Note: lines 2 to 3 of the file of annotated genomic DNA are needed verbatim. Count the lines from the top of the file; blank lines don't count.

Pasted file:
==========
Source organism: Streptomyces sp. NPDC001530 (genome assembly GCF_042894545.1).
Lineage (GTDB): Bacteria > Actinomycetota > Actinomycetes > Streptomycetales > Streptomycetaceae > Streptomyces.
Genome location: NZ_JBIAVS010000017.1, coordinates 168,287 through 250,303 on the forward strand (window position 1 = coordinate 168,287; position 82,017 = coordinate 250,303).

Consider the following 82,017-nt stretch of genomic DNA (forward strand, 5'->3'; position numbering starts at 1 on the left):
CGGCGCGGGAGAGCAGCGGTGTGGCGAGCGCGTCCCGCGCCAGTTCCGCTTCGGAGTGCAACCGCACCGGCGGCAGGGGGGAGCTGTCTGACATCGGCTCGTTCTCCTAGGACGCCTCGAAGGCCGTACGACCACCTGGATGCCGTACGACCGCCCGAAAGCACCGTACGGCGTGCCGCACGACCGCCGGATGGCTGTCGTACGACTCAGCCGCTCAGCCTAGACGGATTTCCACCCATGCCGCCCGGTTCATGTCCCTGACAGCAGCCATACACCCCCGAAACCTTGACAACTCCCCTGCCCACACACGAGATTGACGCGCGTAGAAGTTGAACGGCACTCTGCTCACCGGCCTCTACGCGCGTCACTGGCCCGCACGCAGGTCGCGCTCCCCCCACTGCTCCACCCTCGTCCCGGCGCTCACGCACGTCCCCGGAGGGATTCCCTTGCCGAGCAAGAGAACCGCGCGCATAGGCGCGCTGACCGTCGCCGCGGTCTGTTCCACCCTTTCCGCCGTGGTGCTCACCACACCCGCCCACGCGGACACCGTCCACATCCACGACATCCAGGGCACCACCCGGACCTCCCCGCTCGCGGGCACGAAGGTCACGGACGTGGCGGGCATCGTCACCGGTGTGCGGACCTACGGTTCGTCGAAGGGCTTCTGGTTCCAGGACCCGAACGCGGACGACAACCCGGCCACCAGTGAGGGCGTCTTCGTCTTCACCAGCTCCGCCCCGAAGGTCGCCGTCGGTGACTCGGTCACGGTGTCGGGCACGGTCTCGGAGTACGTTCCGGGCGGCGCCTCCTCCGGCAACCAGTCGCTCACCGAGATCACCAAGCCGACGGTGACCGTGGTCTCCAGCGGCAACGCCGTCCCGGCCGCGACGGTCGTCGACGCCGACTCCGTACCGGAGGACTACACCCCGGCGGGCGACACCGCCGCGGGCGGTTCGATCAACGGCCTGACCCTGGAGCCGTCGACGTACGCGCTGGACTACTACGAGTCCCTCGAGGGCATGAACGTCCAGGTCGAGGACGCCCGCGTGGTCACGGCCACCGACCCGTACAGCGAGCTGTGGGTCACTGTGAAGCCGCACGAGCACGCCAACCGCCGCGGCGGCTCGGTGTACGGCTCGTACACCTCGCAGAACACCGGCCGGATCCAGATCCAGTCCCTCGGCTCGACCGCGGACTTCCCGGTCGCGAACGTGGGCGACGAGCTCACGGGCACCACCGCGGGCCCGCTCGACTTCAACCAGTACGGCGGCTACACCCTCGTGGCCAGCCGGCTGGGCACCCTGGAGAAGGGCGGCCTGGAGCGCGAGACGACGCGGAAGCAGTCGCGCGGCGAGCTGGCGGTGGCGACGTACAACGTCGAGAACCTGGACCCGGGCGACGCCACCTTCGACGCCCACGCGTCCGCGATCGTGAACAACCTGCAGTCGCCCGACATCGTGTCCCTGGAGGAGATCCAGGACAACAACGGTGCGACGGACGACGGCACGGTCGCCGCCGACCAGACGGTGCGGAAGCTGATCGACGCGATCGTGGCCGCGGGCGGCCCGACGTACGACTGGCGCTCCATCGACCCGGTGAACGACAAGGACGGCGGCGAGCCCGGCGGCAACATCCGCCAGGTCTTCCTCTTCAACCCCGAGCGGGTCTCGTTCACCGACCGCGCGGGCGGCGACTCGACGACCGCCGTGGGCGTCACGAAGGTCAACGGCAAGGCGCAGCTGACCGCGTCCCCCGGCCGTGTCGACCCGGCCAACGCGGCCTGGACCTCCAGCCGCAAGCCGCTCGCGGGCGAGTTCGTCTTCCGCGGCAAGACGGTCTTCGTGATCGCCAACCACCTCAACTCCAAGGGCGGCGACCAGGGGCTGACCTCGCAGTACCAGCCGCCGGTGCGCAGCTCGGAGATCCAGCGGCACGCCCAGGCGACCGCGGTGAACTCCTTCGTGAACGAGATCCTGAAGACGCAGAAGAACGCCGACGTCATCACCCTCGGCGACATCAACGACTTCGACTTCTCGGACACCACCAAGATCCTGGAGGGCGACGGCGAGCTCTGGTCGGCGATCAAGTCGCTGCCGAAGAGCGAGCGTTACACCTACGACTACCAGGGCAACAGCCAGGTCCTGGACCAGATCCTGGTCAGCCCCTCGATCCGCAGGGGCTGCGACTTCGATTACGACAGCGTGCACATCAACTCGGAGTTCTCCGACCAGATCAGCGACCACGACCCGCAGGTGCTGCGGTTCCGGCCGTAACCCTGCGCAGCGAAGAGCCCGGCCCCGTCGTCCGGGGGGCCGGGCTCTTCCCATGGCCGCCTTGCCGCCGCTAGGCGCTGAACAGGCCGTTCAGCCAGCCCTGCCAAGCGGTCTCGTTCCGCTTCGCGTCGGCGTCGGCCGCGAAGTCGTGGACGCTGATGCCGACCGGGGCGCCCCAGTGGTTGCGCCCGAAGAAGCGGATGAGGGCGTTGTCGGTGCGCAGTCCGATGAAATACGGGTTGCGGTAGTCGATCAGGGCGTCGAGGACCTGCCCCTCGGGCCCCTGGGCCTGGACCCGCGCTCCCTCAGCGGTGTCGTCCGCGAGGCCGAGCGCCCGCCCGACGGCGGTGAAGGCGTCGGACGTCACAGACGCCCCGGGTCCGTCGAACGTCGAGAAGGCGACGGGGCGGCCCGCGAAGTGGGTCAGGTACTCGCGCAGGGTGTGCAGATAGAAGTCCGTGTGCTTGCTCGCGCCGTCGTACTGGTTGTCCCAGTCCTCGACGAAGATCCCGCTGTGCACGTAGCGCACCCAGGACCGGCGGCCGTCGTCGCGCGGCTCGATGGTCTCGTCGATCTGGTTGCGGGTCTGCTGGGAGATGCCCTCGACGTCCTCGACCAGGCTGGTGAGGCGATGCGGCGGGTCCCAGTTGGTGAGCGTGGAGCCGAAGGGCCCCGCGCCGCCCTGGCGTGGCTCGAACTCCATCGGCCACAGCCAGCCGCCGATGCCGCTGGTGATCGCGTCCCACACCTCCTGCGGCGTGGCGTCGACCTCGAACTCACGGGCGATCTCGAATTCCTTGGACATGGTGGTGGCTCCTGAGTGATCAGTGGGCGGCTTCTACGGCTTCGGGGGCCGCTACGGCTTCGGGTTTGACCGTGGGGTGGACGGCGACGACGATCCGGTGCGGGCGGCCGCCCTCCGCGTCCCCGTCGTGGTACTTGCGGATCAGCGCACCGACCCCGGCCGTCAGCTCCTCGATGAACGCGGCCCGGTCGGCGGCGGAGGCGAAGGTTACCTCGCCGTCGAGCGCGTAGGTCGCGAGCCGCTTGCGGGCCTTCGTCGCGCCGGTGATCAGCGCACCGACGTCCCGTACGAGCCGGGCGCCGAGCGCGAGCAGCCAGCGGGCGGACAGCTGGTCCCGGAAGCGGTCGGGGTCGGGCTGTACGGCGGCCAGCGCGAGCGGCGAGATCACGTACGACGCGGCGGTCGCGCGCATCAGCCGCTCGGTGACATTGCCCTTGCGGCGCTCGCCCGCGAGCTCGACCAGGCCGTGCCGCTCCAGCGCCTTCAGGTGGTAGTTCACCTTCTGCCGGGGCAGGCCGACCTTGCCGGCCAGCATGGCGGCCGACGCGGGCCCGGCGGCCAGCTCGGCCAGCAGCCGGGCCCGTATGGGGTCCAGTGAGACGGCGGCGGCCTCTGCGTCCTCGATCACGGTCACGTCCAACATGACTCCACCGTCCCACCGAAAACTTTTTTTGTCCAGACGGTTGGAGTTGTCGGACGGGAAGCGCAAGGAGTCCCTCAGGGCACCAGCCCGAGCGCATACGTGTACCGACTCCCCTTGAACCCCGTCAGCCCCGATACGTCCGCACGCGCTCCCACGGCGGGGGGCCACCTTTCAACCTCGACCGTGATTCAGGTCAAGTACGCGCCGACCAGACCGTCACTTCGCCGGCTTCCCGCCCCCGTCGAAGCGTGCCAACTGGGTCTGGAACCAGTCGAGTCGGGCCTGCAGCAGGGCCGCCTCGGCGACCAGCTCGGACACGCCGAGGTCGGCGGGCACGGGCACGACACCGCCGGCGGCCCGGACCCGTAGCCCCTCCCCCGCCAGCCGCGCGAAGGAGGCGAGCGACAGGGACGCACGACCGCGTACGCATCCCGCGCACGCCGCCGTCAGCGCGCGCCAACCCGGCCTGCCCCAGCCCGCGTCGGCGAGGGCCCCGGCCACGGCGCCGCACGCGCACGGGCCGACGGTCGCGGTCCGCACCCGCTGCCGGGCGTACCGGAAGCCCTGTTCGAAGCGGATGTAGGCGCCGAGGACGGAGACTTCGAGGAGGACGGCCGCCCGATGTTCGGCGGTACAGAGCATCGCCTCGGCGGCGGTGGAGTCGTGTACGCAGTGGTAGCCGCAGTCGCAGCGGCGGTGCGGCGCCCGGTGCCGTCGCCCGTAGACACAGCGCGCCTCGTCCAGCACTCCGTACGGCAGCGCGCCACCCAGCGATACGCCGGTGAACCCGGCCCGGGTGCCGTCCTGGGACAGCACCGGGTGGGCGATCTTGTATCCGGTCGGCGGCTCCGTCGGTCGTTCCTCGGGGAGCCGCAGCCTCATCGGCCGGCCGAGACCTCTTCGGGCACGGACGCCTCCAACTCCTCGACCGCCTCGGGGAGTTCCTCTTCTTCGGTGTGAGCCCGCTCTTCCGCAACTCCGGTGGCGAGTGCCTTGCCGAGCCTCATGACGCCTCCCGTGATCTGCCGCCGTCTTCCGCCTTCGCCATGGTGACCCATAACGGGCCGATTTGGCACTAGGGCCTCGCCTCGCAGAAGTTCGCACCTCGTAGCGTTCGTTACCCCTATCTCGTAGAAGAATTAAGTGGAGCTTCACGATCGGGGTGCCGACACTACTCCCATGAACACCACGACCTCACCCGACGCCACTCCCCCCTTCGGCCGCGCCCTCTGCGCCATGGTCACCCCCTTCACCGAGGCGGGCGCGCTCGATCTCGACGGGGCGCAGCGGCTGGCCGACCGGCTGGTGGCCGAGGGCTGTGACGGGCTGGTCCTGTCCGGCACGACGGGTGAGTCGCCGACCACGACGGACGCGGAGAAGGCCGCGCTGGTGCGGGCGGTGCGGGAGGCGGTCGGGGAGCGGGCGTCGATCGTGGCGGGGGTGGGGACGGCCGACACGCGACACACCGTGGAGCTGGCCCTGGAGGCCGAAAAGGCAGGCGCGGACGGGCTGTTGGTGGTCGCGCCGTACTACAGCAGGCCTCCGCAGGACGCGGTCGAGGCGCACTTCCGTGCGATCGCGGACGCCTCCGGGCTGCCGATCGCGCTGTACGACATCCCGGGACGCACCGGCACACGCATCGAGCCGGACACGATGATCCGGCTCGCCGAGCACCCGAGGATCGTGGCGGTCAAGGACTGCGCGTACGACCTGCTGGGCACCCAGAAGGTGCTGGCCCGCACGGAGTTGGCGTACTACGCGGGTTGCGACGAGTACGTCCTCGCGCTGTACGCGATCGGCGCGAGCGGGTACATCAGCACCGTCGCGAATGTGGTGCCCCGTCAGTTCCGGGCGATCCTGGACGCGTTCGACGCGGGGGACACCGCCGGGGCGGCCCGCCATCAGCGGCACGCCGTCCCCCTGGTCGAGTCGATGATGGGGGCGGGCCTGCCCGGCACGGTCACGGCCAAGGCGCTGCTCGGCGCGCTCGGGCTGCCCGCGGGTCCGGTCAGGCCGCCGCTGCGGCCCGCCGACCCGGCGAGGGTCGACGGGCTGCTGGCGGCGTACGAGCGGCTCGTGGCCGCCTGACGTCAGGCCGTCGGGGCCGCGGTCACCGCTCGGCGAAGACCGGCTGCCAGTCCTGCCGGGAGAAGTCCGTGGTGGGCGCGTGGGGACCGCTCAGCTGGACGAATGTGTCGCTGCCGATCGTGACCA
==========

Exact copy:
Lineage (GTDB): Bacteria > Actinomycetota > Actinomycetes > Streptomycetales > Streptomycetaceae > Streptomyces.
Genome location: NZ_JBIAVS010000017.1, coordinates 168,287 through 250,303 on the forward strand (window position 1 = coordinate 168,287; position 82,017 = coordinate 250,303).